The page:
Rae | A view from ASTP

7.20.2005

A couple more helpful links

stock.xchng
  • A library of completely free stock photos

Dafont
  • A font resource

Hamachi
  • Free virtual network client

PHP Manual
  • A WONDERFUL PHP resource. It has a complete list of functions, plus in-depth explanations of uses for each. This manual allowed me to teach myself basic PHP to the point that I wrote an entire M68000 assembler in it for a class final last year. If you know anything about C++ or Java, you'll be able to pick up elementary php very easily.

Color Whore
  • A decent resource of websafe colors and their hex numbers. It's not necessarily organized, but they try. It can come in handy once in a while when you just need to see a bunch of colors to get the creative juices flowing.

Fixed or fluid width? Elastic!
  • Another article on CSS... explores options avaliable about a fixed width or fluid layouts, and explains min and max width.

7.19.2005

Helpful Web Design Links

The goal of W3C recommendations:

The W3C created recommendations like XHTML and CSS so the web would not fragment into ever–more–incompatible browsers and devices, but would instead work for everyone, according to the vision of Tim Berners–Lee, the guy who invented the web in the first place.

The only way we designers and developers can help the web achieve this noble goal is by authoring to these recommendations, while taking care to ensure that the sites still work as best they can in non–compliant browsers.

From Why Don't You Code for Netscape?






The ultimate CSS resource: W3C Standards Resource

A journal of articles on innovative uses for CSS: A List Apart

A decent layout recource: Glish CSS


A couple of decent articles:
Article on browser breaking and standards compliancy.

Article on writting efficient CSS.

Article on making faux active links for navagation.

Media Analysis on website

Refer to PostSecret

This website combines a few different types of sub-media within the medium of a website, or more specifically a blog.




Media Content: digitized images of postacards (USPS-style) mailed to the admin of PostSecret. Each postcard is created using different media, including, but not limited to magazine images, photographs, printed text, markers, and the like.

Media Grammar: Presented as a series of images in a blog format, sometimes with a comment or two, more often not.

Media Environment: You read people's secrets in the comfort of your own home (or anywhere else you choose to read them), on a computer screen. The environment has effect of separating you from the subject matter, yet you can often still relate to it.



Technical Constraints: The postcards are often created from textured media that you can not experience fully through the digitized image posted. Older ones are often removed because of space constraints.

Institutional Practices: Not so much a practice as a lack of one: the admin does not provide archives of the postcards. This forces the reader to visit every week, for fear of missing one, and also creates a dynamic aspect of constant changing, and if you want to see the card in the future, you must save it for yourself in a different location.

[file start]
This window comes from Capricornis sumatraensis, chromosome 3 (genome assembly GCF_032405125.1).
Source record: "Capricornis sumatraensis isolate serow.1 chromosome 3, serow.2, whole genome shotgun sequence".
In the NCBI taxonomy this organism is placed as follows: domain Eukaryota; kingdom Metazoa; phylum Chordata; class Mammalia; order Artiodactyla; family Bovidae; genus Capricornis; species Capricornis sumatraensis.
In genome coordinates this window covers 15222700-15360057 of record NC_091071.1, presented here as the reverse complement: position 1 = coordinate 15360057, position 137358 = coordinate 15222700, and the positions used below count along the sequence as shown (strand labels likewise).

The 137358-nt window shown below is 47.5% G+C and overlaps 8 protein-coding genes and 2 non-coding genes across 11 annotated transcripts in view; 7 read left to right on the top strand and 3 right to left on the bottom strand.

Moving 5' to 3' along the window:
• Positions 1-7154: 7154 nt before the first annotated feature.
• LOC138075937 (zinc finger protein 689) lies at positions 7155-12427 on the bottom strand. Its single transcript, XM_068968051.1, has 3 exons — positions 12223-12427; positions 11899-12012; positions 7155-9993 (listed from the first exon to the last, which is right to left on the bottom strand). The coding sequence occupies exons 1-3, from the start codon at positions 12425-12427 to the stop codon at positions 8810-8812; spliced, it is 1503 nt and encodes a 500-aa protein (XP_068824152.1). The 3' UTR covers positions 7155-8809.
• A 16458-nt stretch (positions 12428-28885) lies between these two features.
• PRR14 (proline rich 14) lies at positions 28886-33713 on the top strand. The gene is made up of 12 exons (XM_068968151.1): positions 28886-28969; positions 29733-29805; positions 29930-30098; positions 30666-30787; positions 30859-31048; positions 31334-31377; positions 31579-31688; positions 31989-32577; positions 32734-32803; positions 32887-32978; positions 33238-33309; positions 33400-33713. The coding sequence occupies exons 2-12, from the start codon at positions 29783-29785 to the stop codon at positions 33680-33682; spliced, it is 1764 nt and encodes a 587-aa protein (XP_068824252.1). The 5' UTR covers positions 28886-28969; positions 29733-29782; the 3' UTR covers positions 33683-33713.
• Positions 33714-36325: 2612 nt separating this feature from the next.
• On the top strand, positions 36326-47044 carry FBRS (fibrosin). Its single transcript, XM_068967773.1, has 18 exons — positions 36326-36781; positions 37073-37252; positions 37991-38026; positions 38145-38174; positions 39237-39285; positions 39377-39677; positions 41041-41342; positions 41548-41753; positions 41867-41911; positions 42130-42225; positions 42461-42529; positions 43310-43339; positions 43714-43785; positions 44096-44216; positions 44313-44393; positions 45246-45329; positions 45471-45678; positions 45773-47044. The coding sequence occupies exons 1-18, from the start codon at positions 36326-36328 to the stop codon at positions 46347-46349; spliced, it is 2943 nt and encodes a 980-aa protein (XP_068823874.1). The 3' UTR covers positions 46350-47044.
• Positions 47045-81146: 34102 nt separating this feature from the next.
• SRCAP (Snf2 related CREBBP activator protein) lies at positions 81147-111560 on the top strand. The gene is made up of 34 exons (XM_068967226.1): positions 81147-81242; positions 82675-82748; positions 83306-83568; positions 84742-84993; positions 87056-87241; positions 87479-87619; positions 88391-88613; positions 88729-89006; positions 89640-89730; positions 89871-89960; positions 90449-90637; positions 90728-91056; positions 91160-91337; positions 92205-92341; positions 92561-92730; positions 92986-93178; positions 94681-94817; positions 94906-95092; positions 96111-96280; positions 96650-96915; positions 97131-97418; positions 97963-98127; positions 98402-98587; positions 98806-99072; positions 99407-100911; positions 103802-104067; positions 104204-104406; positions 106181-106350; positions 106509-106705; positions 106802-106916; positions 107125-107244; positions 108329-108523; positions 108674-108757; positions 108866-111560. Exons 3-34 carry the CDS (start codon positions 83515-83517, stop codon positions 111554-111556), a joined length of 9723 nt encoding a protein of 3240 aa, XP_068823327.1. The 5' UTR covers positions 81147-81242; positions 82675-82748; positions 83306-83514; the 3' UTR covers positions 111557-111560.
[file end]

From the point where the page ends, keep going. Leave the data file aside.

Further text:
Cultural Circulation: As more people discover this, it has grown. A band has featured enlarged versions of some postcards in their music video, bringing the project to an entirely separate set of media.

7.18.2005

Welcome

It's far less humid here in cyber world than it is outside. Conclusion: I may just have some lucid thoughts written here, as opposed to the rambling I generally do in real life.




I wonder what life would be like without technology, some times. I guess I'm part of this new generation of punk kids who have always had consoles and computers to play around with. After all, the Nintendo was brought to the US the year I was born. Even my mother, who despises computers (mostly because they break any time she even thinks of touching one), helped my grandfather code COBOL programs as a teen.

My conclusion is that the world would be a lot thinner. And that I'd be somewhat useless.

I was a tomboy when I was younger, but where now the connotation may be something of a nerdy die-hard gamer chick, for me it meant playing football, baseball, and climbing trees (and gods-forbid you try to get me in a dress most of the time). In fact, being a gamer was imposible. I never had a console: my only experience was with arcade games, and occasionally a kid would know a kid and somehow I'd get to go to said known kids house and play some Super Mario Bros. And "computer"? "Computer," what's a "computer"? Finally, I got a second hand Nintendo with about 3 games, which introduced me to technology as we know it today. Fortunately, that wasn't until I was sbout 11, so my metabolism was still pretty good.

But being introduced to gaming and computing when I was just at that age where I might start gaining some sort of skill set threw me on my course of being completely attached to anything technological. My resume reads, "Advanced experience with computers, that's about it" except in more words to make me look better than I really am.

Right now, I have mediocre programming and design skills. Eventually, I'll end up in a job that uses them. Why's that? Because I don't have any other marketable skills. Unfortunately, however, there is an entire generation of kids just like me.

The pounds are adding up from the kids that don't know what to do unless they're in front of a TV or monitor. Anyone up for some excercise?